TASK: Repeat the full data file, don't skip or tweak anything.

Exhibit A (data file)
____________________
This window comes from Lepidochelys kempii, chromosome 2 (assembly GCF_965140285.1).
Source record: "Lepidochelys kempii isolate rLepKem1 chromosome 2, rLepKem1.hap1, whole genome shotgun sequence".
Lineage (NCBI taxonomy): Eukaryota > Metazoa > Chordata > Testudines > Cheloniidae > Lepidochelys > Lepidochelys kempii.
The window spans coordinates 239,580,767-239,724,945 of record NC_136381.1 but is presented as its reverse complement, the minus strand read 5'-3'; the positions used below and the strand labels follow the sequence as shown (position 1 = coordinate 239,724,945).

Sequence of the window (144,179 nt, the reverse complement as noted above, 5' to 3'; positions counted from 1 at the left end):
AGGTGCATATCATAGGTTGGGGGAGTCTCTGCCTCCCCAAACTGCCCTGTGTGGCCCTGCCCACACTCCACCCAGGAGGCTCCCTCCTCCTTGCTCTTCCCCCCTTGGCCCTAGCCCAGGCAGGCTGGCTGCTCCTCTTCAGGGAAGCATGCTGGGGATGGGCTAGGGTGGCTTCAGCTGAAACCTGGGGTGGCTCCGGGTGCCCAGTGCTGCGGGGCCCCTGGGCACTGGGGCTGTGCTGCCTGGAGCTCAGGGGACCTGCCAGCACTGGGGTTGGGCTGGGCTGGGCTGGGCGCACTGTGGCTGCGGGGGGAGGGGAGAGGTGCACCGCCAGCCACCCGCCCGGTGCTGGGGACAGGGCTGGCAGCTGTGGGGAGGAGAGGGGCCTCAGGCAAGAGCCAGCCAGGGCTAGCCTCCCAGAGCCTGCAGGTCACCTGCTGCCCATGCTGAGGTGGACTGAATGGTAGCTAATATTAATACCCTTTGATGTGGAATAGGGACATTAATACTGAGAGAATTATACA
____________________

This window comes from Lepidochelys kempii, chromosome 2 (assembly GCF_965140285.1).
Source record: "Lepidochelys kempii isolate rLepKem1 chromosome 2, rLepKem1.hap1, whole genome shotgun sequence".
Lineage (NCBI taxonomy): Eukaryota > Metazoa > Chordata > Testudines > Cheloniidae > Lepidochelys > Lepidochelys kempii.
The window spans coordinates 239,580,767-239,724,945 of record NC_136381.1 but is presented as its reverse complement, the minus strand read 5'-3'; the positions used below and the strand labels follow the sequence as shown (position 1 = coordinate 239,724,945).

Sequence of the window (144,179 nt, the reverse complement as noted above, 5' to 3'; positions counted from 1 at the left end):
AGGTGCATATCATAGGTTGGGGGAGTCTCTGCCTCCCCAAACTGCCCTGTGTGGCCCTGCCCACACTCCACCCAGGAGGCTCCCTCCTCCTTGCTCTTCCCCCCTTGGCCCTAGCCCAGGCAGGCTGGCTGCTCCTCTTCAGGGAAGCATGCTGGGGATGGGCTAGGGTGGCTTCAGCTGAAACCTGGGGTGGCTCCGGGTGCCCAGTGCTGCGGGGCCCCTGGGCACTGGGGCTGTGCTGCCTGGAGCTCAGGGGACCTGCCAGCACTGGGGTTGGGCTGGGCTGGGCTGGGCGCACTGTGGCTGCGGGGGGAGGGGAGAGGTGCACCGCCAGCCACCCGCCCGGTGCTGGGGACAGGGCTGGCAGCTGTGGGGAGGAGAGGGGCCTCAGGCAAGAGCCAGCCAGGGCTAGCCTCCCAGAGCCTGCAGGTCACCTGCTGCCCATGCTGAGGTGGACTGAATGGTAGCTAATATTAATACCCTTTGATGTGGAATAGGGACATTAATACTGAGAGAATTATACA